Why and How Solar Eclipses Happen

Because we see the sun and the stars and the moon almost every day, it is very easy to stop thinking about what they actually are. In this article we take a look at both the sun and moon individually and the nature of the cosmic ballet that results in a solar eclipse.

The Sun

Let’s start with the Sun, in cosmological terms our Sun is a middle-aged adult, roughly halfway through its life. Our Sun was ‘born’ around 4.6 billion years ago, formed out of a massive field of hydrogen gas. These interstellar clouds, as we call them, consist mostly of hydrogen, with small amounts of helium and lithium and can stretch for hundreds of light years. There will be areas of these clouds which are ever so slightly more dense than other areas. Where these denser areas occur, their gravitational pull is stronger and so they pull in more hydrogen and become denser.

Over billions of years these clumps continue to grow until eventually they are massive balls of hydrogen gas. Once they reach a critical point and the pressure in the center becomes great enough a process called nuclear fusion begins. Nuclear fusion occurs when the energy at the center of, what is now a star, is great enough that positively charged hydrogen ions are able to overcome their electromagnetic repulsion and fuse together to form helium. Our sun is a beautiful thing and has many positive connotations for us, from heat and warmth, to happiness. However, despite its beauty it is fueled by one of the most violent reactions in nature. 99% of the mass in our solar system resides within this gigantic ball of plasma.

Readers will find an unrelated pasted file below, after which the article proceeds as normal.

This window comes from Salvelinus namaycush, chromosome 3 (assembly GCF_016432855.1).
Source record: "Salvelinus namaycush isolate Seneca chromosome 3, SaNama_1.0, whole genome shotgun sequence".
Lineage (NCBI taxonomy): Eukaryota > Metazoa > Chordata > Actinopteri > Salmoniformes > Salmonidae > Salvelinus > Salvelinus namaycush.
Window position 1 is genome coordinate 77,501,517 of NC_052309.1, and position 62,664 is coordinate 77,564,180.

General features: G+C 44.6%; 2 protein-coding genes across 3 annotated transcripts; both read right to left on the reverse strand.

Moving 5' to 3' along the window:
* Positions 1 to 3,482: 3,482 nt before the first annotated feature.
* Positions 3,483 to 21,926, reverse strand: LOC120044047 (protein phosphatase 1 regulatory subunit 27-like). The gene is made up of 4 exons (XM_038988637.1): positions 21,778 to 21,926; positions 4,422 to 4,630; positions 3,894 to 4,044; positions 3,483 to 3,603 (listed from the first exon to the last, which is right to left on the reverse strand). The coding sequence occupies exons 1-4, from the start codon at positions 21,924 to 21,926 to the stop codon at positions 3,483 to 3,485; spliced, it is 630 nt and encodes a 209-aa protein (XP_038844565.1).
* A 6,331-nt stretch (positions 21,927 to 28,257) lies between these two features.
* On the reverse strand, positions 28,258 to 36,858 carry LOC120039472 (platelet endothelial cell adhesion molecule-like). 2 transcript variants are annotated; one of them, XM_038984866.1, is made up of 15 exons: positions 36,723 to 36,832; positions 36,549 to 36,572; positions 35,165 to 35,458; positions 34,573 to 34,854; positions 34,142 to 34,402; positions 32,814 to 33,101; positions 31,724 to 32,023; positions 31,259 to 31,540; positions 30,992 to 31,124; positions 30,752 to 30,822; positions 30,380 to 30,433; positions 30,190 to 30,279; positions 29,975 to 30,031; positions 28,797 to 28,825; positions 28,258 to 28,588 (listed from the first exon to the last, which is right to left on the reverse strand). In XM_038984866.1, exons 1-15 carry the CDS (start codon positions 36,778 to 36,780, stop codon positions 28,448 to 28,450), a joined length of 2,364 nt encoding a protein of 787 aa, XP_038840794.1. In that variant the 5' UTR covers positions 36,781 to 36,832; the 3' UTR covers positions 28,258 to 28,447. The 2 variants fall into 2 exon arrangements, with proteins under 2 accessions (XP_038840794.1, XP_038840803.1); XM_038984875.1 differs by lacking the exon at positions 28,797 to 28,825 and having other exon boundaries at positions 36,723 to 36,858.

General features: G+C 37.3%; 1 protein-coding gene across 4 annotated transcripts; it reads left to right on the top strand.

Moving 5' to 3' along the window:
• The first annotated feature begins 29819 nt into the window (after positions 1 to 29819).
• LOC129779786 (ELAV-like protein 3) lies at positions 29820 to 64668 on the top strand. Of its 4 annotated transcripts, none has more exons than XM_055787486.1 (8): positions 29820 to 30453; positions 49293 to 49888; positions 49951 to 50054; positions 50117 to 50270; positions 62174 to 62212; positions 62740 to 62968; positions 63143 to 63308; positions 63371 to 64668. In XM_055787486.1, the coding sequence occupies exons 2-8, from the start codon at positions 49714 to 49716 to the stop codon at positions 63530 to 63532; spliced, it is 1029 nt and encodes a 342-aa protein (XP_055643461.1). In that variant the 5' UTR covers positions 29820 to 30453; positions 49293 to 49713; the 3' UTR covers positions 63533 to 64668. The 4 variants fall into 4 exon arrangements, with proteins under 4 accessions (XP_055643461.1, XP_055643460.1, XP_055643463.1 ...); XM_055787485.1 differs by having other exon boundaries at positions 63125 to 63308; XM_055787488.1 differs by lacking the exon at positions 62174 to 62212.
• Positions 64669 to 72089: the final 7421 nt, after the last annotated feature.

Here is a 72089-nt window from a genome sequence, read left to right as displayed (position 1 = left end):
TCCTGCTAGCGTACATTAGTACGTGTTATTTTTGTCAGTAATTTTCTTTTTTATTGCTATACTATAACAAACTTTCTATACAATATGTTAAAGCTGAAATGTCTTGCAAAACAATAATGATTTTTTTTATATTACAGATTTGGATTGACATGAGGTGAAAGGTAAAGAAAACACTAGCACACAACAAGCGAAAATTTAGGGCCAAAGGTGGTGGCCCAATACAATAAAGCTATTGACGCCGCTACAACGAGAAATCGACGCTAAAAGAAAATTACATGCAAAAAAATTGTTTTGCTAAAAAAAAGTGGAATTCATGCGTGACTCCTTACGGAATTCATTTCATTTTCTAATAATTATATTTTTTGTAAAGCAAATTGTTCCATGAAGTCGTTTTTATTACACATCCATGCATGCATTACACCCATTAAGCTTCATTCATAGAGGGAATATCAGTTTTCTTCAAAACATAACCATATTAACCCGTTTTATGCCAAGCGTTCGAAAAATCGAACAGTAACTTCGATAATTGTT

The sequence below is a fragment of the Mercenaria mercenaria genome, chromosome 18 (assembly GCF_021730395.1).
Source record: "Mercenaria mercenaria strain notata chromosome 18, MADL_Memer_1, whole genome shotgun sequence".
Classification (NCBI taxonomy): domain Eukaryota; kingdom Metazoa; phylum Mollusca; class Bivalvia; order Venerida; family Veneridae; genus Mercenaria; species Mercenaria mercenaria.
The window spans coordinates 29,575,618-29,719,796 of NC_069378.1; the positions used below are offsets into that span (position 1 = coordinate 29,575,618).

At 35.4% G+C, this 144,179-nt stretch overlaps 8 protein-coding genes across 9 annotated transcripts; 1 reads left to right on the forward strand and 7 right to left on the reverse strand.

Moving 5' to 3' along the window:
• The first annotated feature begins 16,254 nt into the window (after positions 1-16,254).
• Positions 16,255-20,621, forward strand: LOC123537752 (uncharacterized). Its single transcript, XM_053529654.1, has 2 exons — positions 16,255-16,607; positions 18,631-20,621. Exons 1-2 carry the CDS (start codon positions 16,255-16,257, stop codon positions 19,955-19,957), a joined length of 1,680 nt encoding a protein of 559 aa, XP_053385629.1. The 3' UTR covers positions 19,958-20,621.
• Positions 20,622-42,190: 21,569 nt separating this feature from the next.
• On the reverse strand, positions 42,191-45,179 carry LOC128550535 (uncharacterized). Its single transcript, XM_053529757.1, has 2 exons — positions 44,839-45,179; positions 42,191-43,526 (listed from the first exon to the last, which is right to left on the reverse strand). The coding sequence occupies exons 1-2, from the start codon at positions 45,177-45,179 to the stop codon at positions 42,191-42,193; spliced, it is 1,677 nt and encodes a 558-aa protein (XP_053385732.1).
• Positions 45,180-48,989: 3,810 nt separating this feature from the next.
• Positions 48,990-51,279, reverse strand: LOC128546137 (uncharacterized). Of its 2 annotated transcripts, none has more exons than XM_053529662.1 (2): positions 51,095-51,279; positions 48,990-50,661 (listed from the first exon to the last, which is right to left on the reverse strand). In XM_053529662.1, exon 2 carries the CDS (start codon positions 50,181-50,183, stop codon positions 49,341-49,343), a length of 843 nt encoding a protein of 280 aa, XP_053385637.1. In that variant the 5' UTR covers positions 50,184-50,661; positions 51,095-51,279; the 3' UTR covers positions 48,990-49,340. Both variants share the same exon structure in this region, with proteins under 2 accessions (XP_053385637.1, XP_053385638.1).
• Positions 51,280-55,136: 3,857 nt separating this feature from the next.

The Moon

You may well be asking then ‘where does our moon come from?’ After all, our moon is made of rock, much like the earth, and whereas hydrogen was produced in sufficient quantities to seed our galaxies and universe as a result of the big bang, rock is a much more complex substance requiring multiple elements.

The clue as to the origin of our moon lies in its composition, it is almost exactly that of Earth. We now understand that this is because in our ancient past our planet collided with another planet. This collision had two important effects, firstly it ejected matter from the Earth. This matter coalesced in to the moon. At the same time the planet we collided with sunk through the Earth’s still molten surface, the metallic elements contained within sank straight through to our core and consequently we now have an electromagnetic shield which protects our planet from cosmic rays.

Solar Eclipse

Eclipses are relatively rare events, but we will all experience them during our lives. The weather channel Utah even livestreamed the last one. Few of us really ever consider what it is that we are seeing though, this is a shame because our solar system truly is a thing of beauty.

The Moon orbits the Earth, while the Earth orbits our Sun. Sometimes, by sheer coincidence, the moon is positioned between the Earth and the Sun and so we get an eclipse. Doesn’t sound impressive right?

Well consider this, it is purely by chance that our Sun is the size and distance from us that it is, and it is purely by chance that our planet once collided with another planet and this collision produced a moon, which just happens to be the perfect size and distance from our planet to fit almost perfectly over the Sun and block its light when an eclipse occurs.

The universe beyond our Earth is a truly remarkable thing, it is an endless expanse of death and nothingness and yet out of that comes the most staggering displays of beauty.